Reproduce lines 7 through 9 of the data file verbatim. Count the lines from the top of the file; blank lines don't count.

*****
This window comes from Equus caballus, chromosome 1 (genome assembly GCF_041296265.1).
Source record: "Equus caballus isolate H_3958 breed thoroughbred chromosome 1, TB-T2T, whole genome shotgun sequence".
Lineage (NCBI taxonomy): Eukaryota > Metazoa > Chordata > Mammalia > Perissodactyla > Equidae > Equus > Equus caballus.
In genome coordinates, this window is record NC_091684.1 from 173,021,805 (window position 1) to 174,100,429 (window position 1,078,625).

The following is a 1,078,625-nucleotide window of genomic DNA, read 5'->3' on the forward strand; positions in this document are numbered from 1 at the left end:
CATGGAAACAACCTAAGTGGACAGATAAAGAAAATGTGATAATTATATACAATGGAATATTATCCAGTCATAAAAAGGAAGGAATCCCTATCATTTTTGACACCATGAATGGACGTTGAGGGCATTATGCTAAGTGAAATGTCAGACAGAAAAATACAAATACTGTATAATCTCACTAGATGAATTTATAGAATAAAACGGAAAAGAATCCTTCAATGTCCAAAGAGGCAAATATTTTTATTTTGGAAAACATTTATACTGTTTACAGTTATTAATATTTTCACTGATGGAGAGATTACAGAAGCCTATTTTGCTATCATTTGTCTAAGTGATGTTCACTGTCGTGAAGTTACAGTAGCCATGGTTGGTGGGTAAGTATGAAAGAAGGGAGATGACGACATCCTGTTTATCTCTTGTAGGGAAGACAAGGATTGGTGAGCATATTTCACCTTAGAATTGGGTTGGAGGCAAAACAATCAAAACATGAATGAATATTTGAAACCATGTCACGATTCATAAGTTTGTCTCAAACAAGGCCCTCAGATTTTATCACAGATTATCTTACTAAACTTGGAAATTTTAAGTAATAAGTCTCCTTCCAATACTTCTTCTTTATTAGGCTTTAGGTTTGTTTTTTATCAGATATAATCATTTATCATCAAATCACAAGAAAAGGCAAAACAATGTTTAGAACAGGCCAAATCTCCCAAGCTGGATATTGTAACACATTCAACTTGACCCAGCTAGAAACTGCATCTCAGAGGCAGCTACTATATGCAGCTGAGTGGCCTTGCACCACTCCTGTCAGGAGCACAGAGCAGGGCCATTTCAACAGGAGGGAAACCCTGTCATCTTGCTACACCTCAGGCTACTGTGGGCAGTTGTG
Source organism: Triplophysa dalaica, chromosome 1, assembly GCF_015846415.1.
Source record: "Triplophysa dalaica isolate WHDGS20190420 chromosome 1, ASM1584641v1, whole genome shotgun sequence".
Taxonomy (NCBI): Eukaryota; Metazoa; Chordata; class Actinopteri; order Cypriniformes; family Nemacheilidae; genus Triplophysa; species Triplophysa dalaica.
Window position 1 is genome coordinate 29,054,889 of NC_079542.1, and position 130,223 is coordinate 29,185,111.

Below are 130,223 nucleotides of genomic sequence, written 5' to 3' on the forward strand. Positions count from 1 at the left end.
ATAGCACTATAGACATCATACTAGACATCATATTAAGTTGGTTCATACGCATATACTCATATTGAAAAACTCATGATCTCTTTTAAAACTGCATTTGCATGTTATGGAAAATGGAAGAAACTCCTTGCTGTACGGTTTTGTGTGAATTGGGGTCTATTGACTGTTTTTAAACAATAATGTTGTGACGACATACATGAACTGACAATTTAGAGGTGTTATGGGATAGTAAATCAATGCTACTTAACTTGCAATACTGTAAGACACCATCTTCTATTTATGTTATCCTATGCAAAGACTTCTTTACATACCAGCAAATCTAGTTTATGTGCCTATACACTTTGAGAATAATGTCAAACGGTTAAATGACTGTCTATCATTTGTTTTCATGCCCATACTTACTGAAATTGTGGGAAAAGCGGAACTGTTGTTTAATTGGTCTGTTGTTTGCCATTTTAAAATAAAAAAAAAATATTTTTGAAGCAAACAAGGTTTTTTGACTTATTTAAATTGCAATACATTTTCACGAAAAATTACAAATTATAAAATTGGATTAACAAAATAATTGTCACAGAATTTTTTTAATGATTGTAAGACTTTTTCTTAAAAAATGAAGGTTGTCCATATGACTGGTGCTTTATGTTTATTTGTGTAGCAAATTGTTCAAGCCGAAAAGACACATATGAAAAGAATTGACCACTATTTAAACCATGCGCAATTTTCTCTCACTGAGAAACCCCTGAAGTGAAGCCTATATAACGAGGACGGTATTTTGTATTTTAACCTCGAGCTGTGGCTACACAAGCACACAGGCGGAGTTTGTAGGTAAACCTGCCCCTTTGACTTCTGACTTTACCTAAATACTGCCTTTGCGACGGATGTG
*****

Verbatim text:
Source organism: Triplophysa dalaica, chromosome 1, assembly GCF_015846415.1.
Source record: "Triplophysa dalaica isolate WHDGS20190420 chromosome 1, ASM1584641v1, whole genome shotgun sequence".
Taxonomy (NCBI): Eukaryota; Metazoa; Chordata; class Actinopteri; order Cypriniformes; family Nemacheilidae; genus Triplophysa; species Triplophysa dalaica.